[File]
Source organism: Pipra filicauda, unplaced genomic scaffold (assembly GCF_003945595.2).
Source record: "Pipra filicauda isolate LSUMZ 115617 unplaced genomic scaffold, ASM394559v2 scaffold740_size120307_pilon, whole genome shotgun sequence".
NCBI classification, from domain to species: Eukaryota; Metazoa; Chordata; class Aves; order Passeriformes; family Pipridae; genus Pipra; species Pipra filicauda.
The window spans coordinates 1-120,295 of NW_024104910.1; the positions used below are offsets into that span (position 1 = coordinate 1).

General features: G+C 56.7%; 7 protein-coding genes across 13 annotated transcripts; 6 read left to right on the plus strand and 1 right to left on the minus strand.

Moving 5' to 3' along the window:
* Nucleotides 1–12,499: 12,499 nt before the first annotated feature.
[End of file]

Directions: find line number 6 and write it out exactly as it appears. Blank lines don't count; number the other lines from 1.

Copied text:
Moving 5' to 3' along the window: